It is understood that a computer system may be implemented as any type of computing infrastructure. A computer system generally includes a processor, input/output (I/O), memory, and at least one bus. The processor may comprise a single processing unit, or be distributed across one or more processing units in one or more locations, e.g., on a client and server. Memory may comprise any known type of data storage and/or transmission media, including magnetic media, optical media, random access memory (RAM), read-only memory (ROM), a data cache, a data object, etc. Moreover, memory may reside at a single physical location, comprising one or more types of data storage, or be distributed across a plurality of physical systems in various forms.

I/O may comprise any system for exchanging information to/from an external resource. External devices/resources may comprise any known type of external device, including a monitor/display, speakers, storage, another computer system, a hand-held device, keyboard, mouse, voice recognition system, speech output system, printer, facsimile, pager, etc. A bus provides a communication link between each of the components in the computer system and likewise may comprise any known type of transmission link, including electrical, optical, wireless, etc. Although not shown, additional components, such as cache memory, communication systems, system software, etc., may be incorporated into a computer system. Local storage may comprise any type of read write memory, such as a disk drive, optical storage, USB key, memory card, flash drive, etc.

Access to a computer system and network resources may be provided over a network such as the Internet, a local area network (LAN), a wide area network (WAN), a virtual private network (VPN), wireless, cellular, etc. Communication could occur via a direct hardwired connection (e.g., serial port), or via an addressable connection that may utilize any combination of wireline and/or wireless transmission methods. Moreover, conventional network connectivity, such as Token Ring, Ethernet, WiFi or other conventional communications standards could be used. Still yet, connectivity could be provided by conventional TCP/IP sockets-based protocol. In this instance, an Internet service provider could be used to establish interconnectivity. Further, as indicated above, communication could occur in a client-server or server-server environment.

It should be appreciated that the teachings of the present invention could be offered as a business method on a subscription or fee basis. For example, a computer system comprising an on demand application manager could be created, maintained and/or deployed by a service provider that offers the functions described herein for customers. That is, a service provider could offer to deploy or provide application management as described above.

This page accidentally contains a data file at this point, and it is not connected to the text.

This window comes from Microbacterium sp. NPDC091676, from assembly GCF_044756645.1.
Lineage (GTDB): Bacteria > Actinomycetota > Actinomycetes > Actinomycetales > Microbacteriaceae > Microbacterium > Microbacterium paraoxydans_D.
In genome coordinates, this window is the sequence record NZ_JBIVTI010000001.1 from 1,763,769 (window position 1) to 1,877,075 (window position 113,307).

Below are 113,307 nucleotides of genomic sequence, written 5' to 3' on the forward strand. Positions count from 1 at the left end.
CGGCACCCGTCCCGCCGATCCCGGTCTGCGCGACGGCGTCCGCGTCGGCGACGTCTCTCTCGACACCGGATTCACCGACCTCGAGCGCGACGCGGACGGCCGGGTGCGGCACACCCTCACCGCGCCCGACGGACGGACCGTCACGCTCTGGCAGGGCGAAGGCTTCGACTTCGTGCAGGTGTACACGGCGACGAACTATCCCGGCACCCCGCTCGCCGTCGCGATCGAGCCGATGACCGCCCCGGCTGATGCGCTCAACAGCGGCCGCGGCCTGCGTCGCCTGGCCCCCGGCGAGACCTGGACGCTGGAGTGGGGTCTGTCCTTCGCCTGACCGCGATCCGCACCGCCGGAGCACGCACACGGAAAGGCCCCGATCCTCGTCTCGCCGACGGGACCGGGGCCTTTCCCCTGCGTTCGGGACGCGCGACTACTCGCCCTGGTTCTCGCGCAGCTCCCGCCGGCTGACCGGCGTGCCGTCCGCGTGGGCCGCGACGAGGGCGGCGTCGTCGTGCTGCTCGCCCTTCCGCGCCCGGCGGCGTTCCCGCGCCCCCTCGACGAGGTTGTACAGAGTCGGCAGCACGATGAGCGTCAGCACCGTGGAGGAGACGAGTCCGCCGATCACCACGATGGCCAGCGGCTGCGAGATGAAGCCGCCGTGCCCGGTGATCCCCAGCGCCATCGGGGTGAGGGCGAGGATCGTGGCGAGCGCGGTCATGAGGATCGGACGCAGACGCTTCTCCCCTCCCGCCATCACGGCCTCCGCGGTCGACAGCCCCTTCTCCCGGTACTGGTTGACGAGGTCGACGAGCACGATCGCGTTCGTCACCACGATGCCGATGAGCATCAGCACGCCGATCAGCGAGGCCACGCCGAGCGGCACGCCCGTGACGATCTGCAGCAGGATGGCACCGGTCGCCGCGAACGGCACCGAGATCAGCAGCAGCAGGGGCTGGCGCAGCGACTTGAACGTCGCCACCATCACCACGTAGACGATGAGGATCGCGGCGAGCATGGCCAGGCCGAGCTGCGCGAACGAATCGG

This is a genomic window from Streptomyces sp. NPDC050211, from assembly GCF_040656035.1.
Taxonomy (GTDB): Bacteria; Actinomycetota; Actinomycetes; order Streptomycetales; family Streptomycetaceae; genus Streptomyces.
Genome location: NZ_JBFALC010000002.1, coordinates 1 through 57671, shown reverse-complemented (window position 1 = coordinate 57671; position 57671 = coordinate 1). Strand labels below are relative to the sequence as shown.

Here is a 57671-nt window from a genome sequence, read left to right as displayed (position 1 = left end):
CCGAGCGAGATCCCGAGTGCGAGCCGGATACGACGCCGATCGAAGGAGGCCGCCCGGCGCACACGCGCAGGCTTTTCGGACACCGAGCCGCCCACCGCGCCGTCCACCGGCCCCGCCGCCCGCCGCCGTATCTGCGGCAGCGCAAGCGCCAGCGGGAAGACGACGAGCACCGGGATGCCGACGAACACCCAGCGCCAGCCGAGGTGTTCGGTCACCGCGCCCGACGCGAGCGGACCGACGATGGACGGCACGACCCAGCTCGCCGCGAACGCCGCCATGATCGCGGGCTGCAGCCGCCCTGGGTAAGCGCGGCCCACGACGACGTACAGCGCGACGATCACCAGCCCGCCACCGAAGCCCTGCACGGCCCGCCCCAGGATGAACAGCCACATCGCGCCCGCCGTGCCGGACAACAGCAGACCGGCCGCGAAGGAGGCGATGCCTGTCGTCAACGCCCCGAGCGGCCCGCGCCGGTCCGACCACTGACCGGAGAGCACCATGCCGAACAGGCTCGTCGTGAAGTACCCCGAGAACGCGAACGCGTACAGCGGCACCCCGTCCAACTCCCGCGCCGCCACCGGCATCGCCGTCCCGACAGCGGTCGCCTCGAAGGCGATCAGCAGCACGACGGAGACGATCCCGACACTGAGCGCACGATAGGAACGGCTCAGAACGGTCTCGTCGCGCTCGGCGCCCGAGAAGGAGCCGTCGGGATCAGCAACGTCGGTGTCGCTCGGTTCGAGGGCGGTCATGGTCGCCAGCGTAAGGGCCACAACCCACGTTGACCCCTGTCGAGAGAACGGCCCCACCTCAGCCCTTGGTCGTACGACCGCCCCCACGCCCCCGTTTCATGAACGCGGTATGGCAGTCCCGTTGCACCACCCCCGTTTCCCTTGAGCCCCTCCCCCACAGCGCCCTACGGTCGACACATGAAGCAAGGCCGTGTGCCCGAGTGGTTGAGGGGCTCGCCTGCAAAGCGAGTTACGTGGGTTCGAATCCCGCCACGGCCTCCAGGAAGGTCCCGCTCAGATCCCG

It is understood that in addition to being implemented as a system and method, the features may be provided as a program product stored on a computer-readable medium. To this extent, the computer-readable medium may include program code, which implements the processes and systems described herein. It is understood that the term “computer-readable medium” comprises one or more of any type of physical embodiment of the program code. In particular, the computer-readable medium can comprise program code embodied on one or more portable storage articles of manufacture (e.g., a compact disc, a magnetic disk, a tape, etc.), on one or more data storage portions of a computing device, such as memory and/or a storage system, and/or as a data signal traveling over a network (e.g., during a wired/wireless electronic distribution of the program product).

As used herein, it is understood that the terms “program code” and “computer program code” are synonymous and mean any expression, in any language, code or notation, of a set of instructions that cause a computing device having an information processing capability to perform a particular function either directly or after any combination of the following: (a) conversion to another language, code or notation; (b) reproduction in a different material form; and/or (c) decompression. To this extent, program code can be embodied as one or more types of program products, such as an application/software program, component software/a library of functions, an operating system, a basic I/O system/driver for a particular computing and/or I/O device, and the like. Further, it is understood that terms such as “component” and “system” are synonymous as used herein and represent any combination of hardware and/or software capable of performing some function(s).